Cardinal Tetras are often kept successfully with discus and seem better able to tolerate the high temperatures. Discus fish need than Neons. They are also a little bigger than Neons and less likely to be eaten by a discus.

Fish I would not recommend putting with Cardinals include all large fish, Buenos Aires Tetras and Tiger Barbs. I have known cases where people have successfully kept Cardinals with some of the fish I just listed, but there is some danger if you attempt it. If you keep Angel Fish and Cardinal Tetras together, you need to accept the likelihood of the Angel Fish growing big enough to eat the small fish.

The Cardinal Tetra comes from the upper reaches of the Amazon River. This is a tropical area and is a tropical fish. Cardinals should have heated water, unless they can be kept in a room that never gets cold. The obvious way to heat the water is with an aquarium heater. I suggest setting the thermostat to 24C.

It comes from acidic and extremely softwater. This is the ideal water for them and is probably essential if you want to breed Cardinals. However, they can be kept successfully in water with Ph ranging from 5.0 to 7.4. They will tolerate moderately hard water for living in, but extremely softwater is needed if you want to attempt to breed them. When they are kept with mixed other fish in an aquarium, I recommend a Ph of about 7. Some cover like plants are beneficial for the fish.

Cardinals can be kept successfully, even in the strange water that comes through the taps in the Adelaide Hills as long as you get rid of the high level of Chloramine and adjust the Ph.

Like many tetras, the Cardinal is a schooling fish and I recommend that at least five be kept together. A school in an aquarium is a surprisingly beautiful sight. When it is dark, this fish losses its bright colours, but quickly regains them when it gets light again.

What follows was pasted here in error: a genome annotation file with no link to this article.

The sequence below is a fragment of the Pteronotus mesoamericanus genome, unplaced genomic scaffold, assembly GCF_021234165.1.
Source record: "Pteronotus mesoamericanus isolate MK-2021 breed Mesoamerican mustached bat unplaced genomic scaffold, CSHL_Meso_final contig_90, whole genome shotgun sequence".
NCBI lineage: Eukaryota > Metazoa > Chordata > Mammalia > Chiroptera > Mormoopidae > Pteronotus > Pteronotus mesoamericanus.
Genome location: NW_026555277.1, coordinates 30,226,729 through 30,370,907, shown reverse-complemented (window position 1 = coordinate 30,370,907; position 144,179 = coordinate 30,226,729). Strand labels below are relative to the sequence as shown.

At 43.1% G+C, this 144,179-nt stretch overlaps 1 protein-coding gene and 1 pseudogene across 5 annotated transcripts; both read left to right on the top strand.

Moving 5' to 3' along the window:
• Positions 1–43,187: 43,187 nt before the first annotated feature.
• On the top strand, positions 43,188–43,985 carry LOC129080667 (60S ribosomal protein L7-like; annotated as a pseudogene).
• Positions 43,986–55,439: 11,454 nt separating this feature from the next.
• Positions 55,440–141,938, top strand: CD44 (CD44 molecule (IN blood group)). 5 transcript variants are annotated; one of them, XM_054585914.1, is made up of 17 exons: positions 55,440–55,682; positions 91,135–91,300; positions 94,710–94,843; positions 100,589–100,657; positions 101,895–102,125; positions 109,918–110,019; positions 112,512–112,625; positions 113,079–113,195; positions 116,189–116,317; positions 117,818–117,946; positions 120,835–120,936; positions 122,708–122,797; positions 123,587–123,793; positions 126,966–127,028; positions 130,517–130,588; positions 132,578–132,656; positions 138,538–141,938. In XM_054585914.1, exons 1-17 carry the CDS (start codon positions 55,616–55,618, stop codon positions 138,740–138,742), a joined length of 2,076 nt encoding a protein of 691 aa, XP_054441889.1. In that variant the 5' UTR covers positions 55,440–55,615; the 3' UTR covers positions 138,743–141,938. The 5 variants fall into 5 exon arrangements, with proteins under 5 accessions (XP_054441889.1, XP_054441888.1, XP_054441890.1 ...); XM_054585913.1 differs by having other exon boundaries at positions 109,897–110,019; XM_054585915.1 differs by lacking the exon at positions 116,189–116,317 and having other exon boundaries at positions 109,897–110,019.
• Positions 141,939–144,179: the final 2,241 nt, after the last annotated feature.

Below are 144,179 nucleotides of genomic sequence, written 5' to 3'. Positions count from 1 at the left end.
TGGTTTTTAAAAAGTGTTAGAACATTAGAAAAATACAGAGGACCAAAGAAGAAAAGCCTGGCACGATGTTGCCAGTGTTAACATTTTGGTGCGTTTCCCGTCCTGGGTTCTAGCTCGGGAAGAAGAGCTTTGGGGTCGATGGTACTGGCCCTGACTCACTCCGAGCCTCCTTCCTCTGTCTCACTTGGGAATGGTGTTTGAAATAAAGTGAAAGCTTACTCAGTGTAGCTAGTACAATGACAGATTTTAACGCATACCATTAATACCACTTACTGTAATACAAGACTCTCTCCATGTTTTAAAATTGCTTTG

Although Cardinals will school with their own species for preference, if there are too few Cardinals to form a school they can school with Neons.

Like many fish, Cardinal Tetras are naturally omnivores and will eat a wide variety of food in the aquarium. Flakes are the normal basic diet for them. I find they also benefit from dry fry food. They enjoy small live food like small wrigglers (mosquito larvae) and small crustaceans like daphnia. Frozen foods like blood worms are also good. Remember they are small fish. DO NOT OVERFEED.



Cardinal tetras Paracheirodon axelrodi waking ...
Cardinal tetras Paracheirodon axelrodi waking up in an aquarium.
Just after the lights were turned on. Its skin yet in a pink tone.
(Photo credit: Wikipedia)
The Cardinal tetra is similar to more frequently kept Neon tetra but is much more difficult to breed in aquariums. Since both species look similar to each other at first glance, they are sometimes mixed up with each other and the Cardinal tetra is sometimes erroneously referred to as "red neon tetra". Telling them apart is however not very difficult. Both species have a characteristic sparkling blue line that bisects the body, and under this line, you will notice a red lateral stripe. If this red coloration extends only halfway to the nose of the fish, you know that it is a Neon tetra. If the red coloration instead extends much longer, you are looking at a Cardinal tetra. The red coloration of the Cardinal tetra was thought to resemble the long red robes worn by cardinals, hence the name. The scientific name of this species was given to it in honor of a highly regarded ichthyologist.